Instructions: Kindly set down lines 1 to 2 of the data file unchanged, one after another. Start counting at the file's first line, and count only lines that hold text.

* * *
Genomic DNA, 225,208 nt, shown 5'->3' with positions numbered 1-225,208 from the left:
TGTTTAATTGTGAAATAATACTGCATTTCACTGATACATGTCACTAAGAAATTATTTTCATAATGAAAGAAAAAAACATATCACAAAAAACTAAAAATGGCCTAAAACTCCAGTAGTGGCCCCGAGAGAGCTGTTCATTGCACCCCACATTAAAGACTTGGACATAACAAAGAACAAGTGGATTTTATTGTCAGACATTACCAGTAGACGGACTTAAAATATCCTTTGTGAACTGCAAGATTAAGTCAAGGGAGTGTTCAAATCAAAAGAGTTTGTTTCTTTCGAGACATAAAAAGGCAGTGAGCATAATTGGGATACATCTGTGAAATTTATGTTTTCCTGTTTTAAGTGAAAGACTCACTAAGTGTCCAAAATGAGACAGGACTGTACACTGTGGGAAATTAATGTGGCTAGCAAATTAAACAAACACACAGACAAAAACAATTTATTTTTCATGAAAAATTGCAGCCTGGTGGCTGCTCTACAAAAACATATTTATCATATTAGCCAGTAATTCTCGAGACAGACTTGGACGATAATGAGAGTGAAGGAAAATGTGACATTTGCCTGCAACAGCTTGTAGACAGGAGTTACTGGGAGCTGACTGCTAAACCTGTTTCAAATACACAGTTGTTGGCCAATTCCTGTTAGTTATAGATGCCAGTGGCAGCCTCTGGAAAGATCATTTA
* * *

Genomic DNA, 225,208 nt, shown 5'->3' with positions numbered 1-225,208 from the left:
TGTTTAATTGTGAAATAATACTGCATTTCACTGATACATGTCACTAAGAAATTATTTTCATAATGAAAGAAAAAAACATATCACAAAAAACTAAAAATGGCCTAAAACTCCAGTAGTGGCCCCGAGAGAGCTGTTCATTGCACCCCACATTAAAGACTTGGACATAACAAAGAACAAGTGGATTTTATTGTCAGACATTACCAGTAGACGGACTTAAAATATCCTTTGTGAACTGCAAGATTAAGTCAAGGGAGTGTTCAAATCAAAAGAGTTTGTTTCTTTCGAGACATAAAAAGGCAGTGAGCATAATTGGGATACATCTGTGAAATTTATGTTTTCCTGTTTTAAGTGAAAGACTCACTAAGTGTCCAAAATGAGACAGGACTGTACACTGTGGGAAATTAATGTGGCTAGCAAATTAAACAAACACACAGACAAAAACAATTTATTTTTCATGAAAAATTGCAGCCTGGTGGCTGCTCTACAAAAACATATTTATCATATTAGCCAGTAATTCTCGAGACAGACTTGGACGATAATGAGAGTGAAGGAAAATGTGACATTTGCCTGCAACAGCTTGTAGACAGGAGTTACTGGGAGCTGACTGCTAAACCTGTTTCAAATACACAGTTGTTGGCCAATTCCTGTTAGTTATAGATGCCAGTGGCAGCCTCTGGAAAGATCATTTA